SAN JOSE, Calif. -- Hundreds gather around one computer monitor as they see two Canadian rivals face off at the annual Smash tournament Genesis. One, a world champion whose success in Super Smash Bros. for Wii U in 2016 saw him win multiple tournaments and obtain a contract with one of the biggest esports organizations in the world. The other, an underdog, but regional foe of the former. The underdog is seconds away from winning the match.
After some fancy footwork on on Ryu, a character best-known for its time in the Street Fighter series, the Canadian player Mason "Locus" Charlton is close to the biggest upset of his career, a potential victory over Evo 2016 champion Elliot "Ally" Bastien Carroza-Oyarce. But thanks to a platform on stage Town and City, Ally is saved and able to lead his Mario across the finish line to beat Locus. The match was close -- a little too close.
Ally, as he walks away from the setup, is nearly out of breath. While he's beaten some of the best in the world and took home the biggest prize of 2016, he believes that that match shouldn't have been his. In that case, it would've sent him to the losers bracket, giving him a significantly smaller chance at winning the event.
"I feel like I cheated death," Ally tells ESPN with a sigh of relief. "I feel like I should've lost that. I got really lucky. Things don't always go the way you want, especially for [Locus]. [I wanted that win], but I feel like I should've lost that. But I'm happy now; I'm in winners [bracket]."
The Evo 2016 champion hasn't won a tournament since July, despite placing at the top consistently over the last six months. He says, however, that it doesn't bother him.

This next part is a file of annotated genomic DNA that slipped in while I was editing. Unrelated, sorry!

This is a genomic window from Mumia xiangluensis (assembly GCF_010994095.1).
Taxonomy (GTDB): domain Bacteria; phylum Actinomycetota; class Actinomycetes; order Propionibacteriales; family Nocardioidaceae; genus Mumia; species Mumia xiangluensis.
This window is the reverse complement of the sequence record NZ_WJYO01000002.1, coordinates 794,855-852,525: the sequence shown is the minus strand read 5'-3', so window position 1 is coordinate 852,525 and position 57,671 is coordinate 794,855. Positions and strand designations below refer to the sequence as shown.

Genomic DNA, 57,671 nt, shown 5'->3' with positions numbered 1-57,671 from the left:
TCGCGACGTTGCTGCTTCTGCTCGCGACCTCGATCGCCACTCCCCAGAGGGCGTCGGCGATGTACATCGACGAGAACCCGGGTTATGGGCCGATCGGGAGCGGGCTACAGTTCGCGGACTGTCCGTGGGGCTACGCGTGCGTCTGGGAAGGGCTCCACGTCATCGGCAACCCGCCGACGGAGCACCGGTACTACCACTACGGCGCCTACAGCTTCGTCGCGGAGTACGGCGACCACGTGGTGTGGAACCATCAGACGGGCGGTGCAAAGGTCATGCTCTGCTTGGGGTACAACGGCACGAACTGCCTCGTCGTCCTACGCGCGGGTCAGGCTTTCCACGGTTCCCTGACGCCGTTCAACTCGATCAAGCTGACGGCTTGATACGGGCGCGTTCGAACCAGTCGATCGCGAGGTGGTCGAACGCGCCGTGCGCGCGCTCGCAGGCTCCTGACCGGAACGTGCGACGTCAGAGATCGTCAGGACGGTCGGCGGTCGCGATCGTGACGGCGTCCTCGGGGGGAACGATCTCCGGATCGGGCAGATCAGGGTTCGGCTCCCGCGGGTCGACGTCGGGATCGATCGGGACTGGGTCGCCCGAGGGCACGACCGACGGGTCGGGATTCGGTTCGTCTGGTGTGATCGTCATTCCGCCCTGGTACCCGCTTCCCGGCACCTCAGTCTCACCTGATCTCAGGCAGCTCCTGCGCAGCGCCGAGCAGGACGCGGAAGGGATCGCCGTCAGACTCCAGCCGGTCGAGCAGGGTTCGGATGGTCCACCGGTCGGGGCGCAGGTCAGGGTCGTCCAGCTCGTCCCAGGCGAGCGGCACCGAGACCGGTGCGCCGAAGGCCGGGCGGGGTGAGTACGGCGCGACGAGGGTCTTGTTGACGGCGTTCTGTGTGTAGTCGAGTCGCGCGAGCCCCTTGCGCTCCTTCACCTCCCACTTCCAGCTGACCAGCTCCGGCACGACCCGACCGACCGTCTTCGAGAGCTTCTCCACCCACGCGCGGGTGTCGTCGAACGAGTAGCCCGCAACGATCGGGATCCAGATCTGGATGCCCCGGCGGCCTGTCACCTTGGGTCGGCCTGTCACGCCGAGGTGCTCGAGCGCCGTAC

"[Evo] was a good win," he says. "I took life pretty relaxed after that. If you win one Evo, Evo is enough for a year; it's a good win. If you don't win anything else, it's fine, you got the big one."
His big win at Evo landed him a contract with Cloud9, one of esports' most popular and wealthiest endemic team organizations. He's not resting on his laurels, though; for 2017, he says he has new goals.
"Now, it's a new year, you have to prove that you're the best of the best, so we're back here at Genesis," he explains. "I won doubles, still one of the best in doubles. But in singles, I have to put in some work, because my results are not what I want and probably not where people think I should be at. They want me to play better."
"Hopefully I can win a tier one event, that's really what I want to do this year: win one under Cloud9. I'm going to do my best, but you never know when it's going to happen."
Six years ago in July of 2009, Ally won the inaugural Genesis Super Smash Bros. Brawl singles tournament -- the previous Wii installment of the game -- here in San Jose. Now, after a second-place finish at Genesis 2 in 2011 and a ninth-place finish at Genesis 3 in 2016, Ally looks poised to win his second title at the event.
But he says things are different this year. While he's enjoying the event, he says some of the excitement from last year's event isn't the same.
"[Genesis] is pretty good," he exclaims. "It [just] feels a little different from last year. Last year was more hype; [it] seemed like [more people were] into it."
"Now, we don't have, you know like, [the situation where we had some of] Japan coming [to their first major tournament] last year. Now, it's just a tournament really, a big tournament with all of the good players. I like it, but it's nothing as special as before."